“What we did for civil rights in the ‘60s, we forgot to do for people with disabilities.”

– Rep. Patricia Schroeder (D-Colo.) said of the Americans with Disabilities Act of 1990




On Monday, March 12, 1990 disability rights activists descended on the U.S. Capitol demanding the passage of the Americans with Disabilities Act (ADA) which would give equal rights to people with disabilities. The ADA was passed by the Senate the year before but as finding complications getting through the House of Representatives. Over 1,000 protesters came from 30 states to protest the Act’s delay.
Disability activists participating in the “Capital Crawl” on March 12, 1990.

Disability activists participating in the “Capital Crawl” on March 12, 1990. Photo Credit: Tom Olin/Disability History Museum

After the day’s rally and speeches, over 60 activists abandoned their wheelchairs and mobility devices and began crawling the 83 stone steps up to the U.S. Capitol Building. During which people were loudly chanting “What do we want?” “ADA!” “When do we want it?” “NOW!” Other activists remained at the bottom holding signs and giving encouragement to the crawlers. “I want my civil rights,” Paulette Patterson of Chicago stated as she was inching her way to the top. “I want to be treated like a human being.” Eight-year-old Jennifer Keelan was famously taped [as seen in the video above] while crawling up the stairs. “I’ll take all night if I have to,” she firmly stated. The second-grader from Denver suffered from cerebral palsy and decided to partake in the crawl after joining ADAPT (Americans Disabled for Accessible Public Transit). She was inspired by her friend Kenny Perkins who passed away in January 1990. As Jennifer reached the top she stated, “I’m doing it for Kenny.” Michael Winters, a leader in the Independent Living Movement, later wrote about event and the reaction people had to the crawl. “Some people may have thought that it was undignified for people in wheelchairs to crawl in that manner, but I felt that it was necessary to show the country what kinds of things people with disabilities have to face on a day-to-day basis,” Winters recalled. “We had to be willing to fight for what we believed in.”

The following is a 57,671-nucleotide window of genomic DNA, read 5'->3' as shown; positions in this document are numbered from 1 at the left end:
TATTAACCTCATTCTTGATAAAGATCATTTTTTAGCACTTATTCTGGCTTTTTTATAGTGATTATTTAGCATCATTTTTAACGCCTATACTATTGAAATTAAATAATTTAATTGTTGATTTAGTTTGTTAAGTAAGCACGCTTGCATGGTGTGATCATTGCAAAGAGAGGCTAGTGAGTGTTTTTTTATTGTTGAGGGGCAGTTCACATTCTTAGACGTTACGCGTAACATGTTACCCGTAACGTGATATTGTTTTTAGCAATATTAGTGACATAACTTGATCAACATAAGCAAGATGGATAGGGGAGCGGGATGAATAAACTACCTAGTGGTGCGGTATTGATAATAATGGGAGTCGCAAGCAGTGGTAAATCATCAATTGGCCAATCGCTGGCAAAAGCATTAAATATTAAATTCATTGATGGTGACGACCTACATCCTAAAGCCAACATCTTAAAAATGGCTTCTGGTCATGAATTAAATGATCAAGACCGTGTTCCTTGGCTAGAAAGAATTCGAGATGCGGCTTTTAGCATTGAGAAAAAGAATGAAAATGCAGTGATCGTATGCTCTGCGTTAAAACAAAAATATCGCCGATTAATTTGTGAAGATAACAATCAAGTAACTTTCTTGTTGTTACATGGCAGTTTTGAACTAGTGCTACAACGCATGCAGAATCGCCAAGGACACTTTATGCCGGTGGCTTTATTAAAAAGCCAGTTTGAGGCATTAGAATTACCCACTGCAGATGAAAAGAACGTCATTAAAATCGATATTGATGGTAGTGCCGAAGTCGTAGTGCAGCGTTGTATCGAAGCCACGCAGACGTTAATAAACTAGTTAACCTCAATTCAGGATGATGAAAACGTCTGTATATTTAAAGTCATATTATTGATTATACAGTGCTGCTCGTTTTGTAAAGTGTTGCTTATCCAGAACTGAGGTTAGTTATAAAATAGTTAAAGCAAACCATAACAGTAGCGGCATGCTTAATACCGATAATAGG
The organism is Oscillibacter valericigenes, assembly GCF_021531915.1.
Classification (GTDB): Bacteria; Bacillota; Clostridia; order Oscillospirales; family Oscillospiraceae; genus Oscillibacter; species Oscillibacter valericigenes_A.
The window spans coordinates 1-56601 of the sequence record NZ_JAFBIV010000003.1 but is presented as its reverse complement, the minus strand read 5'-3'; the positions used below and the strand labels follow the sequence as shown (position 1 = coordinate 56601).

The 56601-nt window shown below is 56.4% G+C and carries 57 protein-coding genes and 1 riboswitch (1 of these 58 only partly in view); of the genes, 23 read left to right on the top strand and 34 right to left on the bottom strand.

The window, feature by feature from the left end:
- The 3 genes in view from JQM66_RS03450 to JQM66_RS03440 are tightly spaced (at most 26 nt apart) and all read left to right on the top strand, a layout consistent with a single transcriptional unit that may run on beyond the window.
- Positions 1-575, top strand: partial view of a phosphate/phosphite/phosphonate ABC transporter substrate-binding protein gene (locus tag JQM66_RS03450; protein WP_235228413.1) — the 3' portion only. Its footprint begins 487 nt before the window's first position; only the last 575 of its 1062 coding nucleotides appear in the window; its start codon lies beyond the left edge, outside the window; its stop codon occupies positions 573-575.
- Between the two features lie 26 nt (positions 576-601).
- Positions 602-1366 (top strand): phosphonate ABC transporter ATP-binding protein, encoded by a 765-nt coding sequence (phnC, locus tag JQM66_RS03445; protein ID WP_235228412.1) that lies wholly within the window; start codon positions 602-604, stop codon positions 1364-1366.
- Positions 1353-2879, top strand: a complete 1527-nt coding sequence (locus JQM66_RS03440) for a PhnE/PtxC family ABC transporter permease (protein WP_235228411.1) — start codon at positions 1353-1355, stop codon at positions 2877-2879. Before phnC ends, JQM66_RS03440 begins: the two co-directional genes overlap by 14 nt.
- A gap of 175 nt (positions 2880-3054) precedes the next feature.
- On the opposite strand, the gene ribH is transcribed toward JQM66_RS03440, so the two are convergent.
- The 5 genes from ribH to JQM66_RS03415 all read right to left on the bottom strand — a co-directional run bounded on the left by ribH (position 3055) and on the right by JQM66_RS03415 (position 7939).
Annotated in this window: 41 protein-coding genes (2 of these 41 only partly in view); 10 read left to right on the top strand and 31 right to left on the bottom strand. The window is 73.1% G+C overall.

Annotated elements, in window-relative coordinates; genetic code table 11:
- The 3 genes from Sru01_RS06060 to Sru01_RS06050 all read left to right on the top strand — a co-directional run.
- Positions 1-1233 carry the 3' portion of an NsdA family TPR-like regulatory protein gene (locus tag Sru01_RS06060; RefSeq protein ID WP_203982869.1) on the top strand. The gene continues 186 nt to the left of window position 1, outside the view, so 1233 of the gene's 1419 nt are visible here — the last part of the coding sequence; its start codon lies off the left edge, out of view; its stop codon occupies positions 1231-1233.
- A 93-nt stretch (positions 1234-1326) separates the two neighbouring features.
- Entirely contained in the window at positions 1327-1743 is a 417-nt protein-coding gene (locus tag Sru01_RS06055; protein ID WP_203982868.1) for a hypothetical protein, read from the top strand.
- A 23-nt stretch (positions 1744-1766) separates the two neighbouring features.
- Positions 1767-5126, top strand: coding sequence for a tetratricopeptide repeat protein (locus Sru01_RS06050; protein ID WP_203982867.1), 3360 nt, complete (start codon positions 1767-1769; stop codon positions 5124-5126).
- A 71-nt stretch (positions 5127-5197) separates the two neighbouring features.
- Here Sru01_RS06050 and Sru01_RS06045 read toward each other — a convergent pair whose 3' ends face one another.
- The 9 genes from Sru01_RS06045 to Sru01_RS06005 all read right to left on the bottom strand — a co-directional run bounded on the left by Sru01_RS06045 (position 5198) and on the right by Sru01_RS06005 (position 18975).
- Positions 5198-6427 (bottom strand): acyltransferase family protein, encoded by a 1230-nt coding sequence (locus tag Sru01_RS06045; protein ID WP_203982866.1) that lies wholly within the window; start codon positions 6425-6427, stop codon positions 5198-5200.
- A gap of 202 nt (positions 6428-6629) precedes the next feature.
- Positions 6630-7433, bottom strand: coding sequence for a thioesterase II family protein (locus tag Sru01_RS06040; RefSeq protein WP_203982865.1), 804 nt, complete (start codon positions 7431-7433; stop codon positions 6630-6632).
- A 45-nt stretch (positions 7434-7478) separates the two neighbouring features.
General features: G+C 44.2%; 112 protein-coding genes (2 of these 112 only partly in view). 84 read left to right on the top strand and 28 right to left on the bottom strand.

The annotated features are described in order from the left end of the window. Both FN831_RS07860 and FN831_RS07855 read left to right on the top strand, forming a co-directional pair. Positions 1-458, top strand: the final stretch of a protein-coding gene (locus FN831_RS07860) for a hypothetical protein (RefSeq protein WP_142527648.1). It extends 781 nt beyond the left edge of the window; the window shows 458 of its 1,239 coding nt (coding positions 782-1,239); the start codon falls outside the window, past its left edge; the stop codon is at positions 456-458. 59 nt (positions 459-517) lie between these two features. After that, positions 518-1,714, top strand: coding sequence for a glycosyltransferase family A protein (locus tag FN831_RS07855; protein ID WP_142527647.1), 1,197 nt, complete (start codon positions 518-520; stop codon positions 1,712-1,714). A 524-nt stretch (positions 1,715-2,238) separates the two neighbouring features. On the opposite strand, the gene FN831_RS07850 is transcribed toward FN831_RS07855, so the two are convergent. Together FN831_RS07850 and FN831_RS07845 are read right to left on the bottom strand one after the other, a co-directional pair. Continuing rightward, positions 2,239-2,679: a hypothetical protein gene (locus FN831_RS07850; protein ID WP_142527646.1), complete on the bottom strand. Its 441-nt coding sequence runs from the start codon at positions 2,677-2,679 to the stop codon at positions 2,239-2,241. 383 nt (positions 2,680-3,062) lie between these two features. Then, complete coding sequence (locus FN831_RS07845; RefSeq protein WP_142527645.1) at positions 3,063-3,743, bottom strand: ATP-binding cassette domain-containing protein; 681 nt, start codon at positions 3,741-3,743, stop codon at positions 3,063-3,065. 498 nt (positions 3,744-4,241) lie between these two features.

Senator Tom Harkin had authored and introduced the ADA to the Senate, delivering part of the speech in sign language so his deaf brother could understand. If it passed, it would outlaw discrimination based on physical or mental disability in employment, access to buildings and public and private transportation as well as other issues. The ADA had four goals for people with disabilities: equal opportunity, full participation, independent living and economic self-sufficiency. “We’re not asking for any favors,” asserted I. King Jordan, the first deaf president of Gallaudet College for the deaf. “We’re simply asking the same rights and equality any other American has.” Within four months, the Act passed in the House. On July 26, 1990, the Americans with Disabilities Act of 1990 was signed into law by President George H.W. Bush. On signing the measure, President Bush said, “Let the shameful wall of exclusion finally come tumbling down.” The Act that Senator Tom Harkin and the disability activists worked so hard to pass had finally become law. The “Capitol Crawl” had an effect on the passage of the ADA. Several Senators felt “inconvenience” by the “stunt” and it reportedly pushed them to approve the Act. At the time, the event was not widely known to the public since the media failed to shed much light on it. But to present-day disability activists, on the other hand, the “Capitol Crawl” is seen as one of the single most important events that finally pushed for the passage of the ADA into law. In 2010, the Americans with Disabilities Act of 1990 celebrated its 20th Anniversary. Senator Harkin penned an article about the legacy of the Act for The Huffington Post: